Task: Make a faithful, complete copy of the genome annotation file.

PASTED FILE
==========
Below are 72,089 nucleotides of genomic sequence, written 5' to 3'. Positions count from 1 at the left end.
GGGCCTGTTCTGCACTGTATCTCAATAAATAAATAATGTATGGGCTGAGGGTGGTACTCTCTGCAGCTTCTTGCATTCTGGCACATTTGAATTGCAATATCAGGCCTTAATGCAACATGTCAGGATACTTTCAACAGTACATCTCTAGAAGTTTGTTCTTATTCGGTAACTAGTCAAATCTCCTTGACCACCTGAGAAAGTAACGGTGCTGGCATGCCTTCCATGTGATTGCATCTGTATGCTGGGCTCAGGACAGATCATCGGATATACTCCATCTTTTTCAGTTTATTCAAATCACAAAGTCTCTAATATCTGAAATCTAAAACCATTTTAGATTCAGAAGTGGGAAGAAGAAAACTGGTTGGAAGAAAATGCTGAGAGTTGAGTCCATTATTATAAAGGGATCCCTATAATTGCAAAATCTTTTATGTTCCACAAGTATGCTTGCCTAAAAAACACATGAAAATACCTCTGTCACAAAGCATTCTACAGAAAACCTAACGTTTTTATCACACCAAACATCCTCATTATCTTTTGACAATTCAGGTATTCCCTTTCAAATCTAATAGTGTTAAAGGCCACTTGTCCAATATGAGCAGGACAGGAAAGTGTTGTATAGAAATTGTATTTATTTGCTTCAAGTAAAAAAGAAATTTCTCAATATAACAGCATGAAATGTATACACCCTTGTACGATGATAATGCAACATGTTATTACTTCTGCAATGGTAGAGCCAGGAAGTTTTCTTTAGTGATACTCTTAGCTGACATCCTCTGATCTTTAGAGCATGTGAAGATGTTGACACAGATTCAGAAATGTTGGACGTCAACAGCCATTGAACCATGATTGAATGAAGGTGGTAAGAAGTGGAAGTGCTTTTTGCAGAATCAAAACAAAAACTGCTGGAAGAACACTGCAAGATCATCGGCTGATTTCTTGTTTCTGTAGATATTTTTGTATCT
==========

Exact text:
Below are 72,089 nucleotides of genomic sequence, written 5' to 3'. Positions count from 1 at the left end.
GGGCCTGTTCTGCACTGTATCTCAATAAATAAATAATGTATGGGCTGAGGGTGGTACTCTCTGCAGCTTCTTGCATTCTGGCACATTTGAATTGCAATATCAGGCCTTAATGCAACATGTCAGGATACTTTCAACAGTACATCTCTAGAAGTTTGTTCTTATTCGGTAACTAGTCAAATCTCCTTGACCACCTGAGAAAGTAACGGTGCTGGCATGCCTTCCATGTGATTGCATCTGTATGCTGGGCTCAGGACAGATCATCGGATATACTCCATCTTTTTCAGTTTATTCAAATCACAAAGTCTCTAATATCTGAAATCTAAAACCATTTTAGATTCAGAAGTGGGAAGAAGAAAACTGGTTGGAAGAAAATGCTGAGAGTTGAGTCCATTATTATAAAGGGATCCCTATAATTGCAAAATCTTTTATGTTCCACAAGTATGCTTGCCTAAAAAACACATGAAAATACCTCTGTCACAAAGCATTCTACAGAAAACCTAACGTTTTTATCACACCAAACATCCTCATTATCTTTTGACAATTCAGGTATTCCCTTTCAAATCTAATAGTGTTAAAGGCCACTTGTCCAATATGAGCAGGACAGGAAAGTGTTGTATAGAAATTGTATTTATTTGCTTCAAGTAAAAAAGAAATTTCTCAATATAACAGCATGAAATGTATACACCCTTGTACGATGATAATGCAACATGTTATTACTTCTGCAATGGTAGAGCCAGGAAGTTTTCTTTAGTGATACTCTTAGCTGACATCCTCTGATCTTTAGAGCATGTGAAGATGTTGACACAGATTCAGAAATGTTGGACGTCAACAGCCATTGAACCATGATTGAATGAAGGTGGTAAGAAGTGGAAGTGCTTTTTGCAGAATCAAAACAAAAACTGCTGGAAGAACACTGCAAGATCATCGGCTGATTTCTTGTTTCTGTAGATATTTTTGTATCT